Although SDI gets a lot of credit for the demise of the soviet union, the impact of the stealth bomber / cruise missle should not be ignored. The B-2, began in 1981 and "unveiled" in 1988, rendered the soviet air defense network worthless. The in place network had enough coverage to have a chance of detecting B-52's as they entered soviet airspace. When the B-2 because a reality, the network was now full of holes through wich a B-2 could fly with ease. To bring the network up to its previous coverage would involve at least four fold increase in radar sites and operating personnell. Given the size of the soviet border this was an incredible added cost.

Don't let anyone tell you Reagan was just there at the right time. The quantum leap in weapons technology of the 80's, combined with the pressure on the soviet army in Afghanastan, combined with the poisoning of the stolen technology (see http://theage.com.au/articles/2004/02/27/1077676960916.html?from=storyrhs&oneclick=true) forced the soviets to realize that they were losing and would keep losing.

Posted by: Rick V. at June 9, 2004 at 07:02 AM

I was a "moderate Republican" in college who went to the '76 convention as a Ford supporter. Reagan delegates seemed rabid and reactionary to me back then, and I had been warned to pack pearls and skirts and not my usual wrinkled khaki pants for all of the events, including travel to and from! I was bummed, but packed khaki skirts--

After the debacle of the Carter presidency, though, it was thrilling to elect a sunny "simpleton" whose wing of the party may have preferred women in skirts. Who knew that, despite flaws and mistakes in some of his governance, Reagan would turn out to be a domestic visionary and a geo-political savant? Huge credit, of course, goes to Margaret Thatcher for her partnership with Reagan, much like Tony Blair's with Bush re the Middle East.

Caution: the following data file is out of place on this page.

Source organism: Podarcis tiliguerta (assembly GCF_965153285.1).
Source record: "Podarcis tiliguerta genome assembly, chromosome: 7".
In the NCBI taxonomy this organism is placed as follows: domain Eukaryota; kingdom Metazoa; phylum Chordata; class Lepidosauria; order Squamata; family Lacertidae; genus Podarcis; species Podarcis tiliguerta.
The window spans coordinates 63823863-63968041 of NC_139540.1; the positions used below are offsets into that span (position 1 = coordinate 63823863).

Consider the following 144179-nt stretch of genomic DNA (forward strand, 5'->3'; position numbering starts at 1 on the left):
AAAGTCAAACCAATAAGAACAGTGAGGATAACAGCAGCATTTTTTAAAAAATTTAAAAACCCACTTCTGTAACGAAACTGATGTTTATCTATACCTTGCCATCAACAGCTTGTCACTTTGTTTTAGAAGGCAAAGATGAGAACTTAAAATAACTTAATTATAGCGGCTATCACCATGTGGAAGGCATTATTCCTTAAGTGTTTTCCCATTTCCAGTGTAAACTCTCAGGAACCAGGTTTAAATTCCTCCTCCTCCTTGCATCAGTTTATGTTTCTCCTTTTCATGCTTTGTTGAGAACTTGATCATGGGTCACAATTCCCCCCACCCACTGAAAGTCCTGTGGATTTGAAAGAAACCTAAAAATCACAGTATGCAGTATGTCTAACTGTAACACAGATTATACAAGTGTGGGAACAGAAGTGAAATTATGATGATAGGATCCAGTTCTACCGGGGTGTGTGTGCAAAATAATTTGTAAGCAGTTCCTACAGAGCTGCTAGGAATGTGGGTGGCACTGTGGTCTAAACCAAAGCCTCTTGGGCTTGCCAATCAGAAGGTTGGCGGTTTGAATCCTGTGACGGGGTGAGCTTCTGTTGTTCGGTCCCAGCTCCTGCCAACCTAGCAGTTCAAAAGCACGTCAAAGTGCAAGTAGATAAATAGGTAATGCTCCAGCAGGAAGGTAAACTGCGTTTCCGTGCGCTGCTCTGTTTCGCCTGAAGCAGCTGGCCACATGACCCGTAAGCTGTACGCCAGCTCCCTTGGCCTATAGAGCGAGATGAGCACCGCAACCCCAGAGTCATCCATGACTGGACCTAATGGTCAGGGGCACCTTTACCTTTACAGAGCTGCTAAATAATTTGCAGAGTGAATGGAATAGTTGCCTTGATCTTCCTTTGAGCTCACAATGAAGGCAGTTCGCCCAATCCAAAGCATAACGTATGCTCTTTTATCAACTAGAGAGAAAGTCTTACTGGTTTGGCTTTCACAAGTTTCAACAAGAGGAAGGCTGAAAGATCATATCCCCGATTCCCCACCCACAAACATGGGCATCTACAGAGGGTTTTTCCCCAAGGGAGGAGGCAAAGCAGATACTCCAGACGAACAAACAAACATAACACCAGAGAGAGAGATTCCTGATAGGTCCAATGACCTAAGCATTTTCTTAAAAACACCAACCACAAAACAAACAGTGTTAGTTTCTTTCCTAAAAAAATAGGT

(And, it's only skirts for me, now, because they are so much easier. But I draw the line at daytime pearls).

Posted by: c at June 9, 2004 at 07:04 AM

Let's assume, for argument's sake, nothing Reagan did caused or even accelerated the fall of the USSR.

In that case, he was merely the world's most brilliant and foresightful analyst when he declared that the USSR was bankrupt and would collapse in short order. He was a genius who saw what others could not, and whose prophecies were born out by history.

Whichever is true -- Reagan as liberator or Reagan as prophetic genius -- neither makes his critics look good.

Posted by: Warmongering Lunatic at June 9, 2004 at 07:23 AM

I'm happy to say that Reagan was the first president I was old enough to vote for. I thought there was very little chance of actually seeing the Soviet Union fall in my lifetime, but I thought the next generation might see it happen.

Okay, I'm not an optimist.

Posted by: John Nowak at June 9, 2004 at 07:29 AM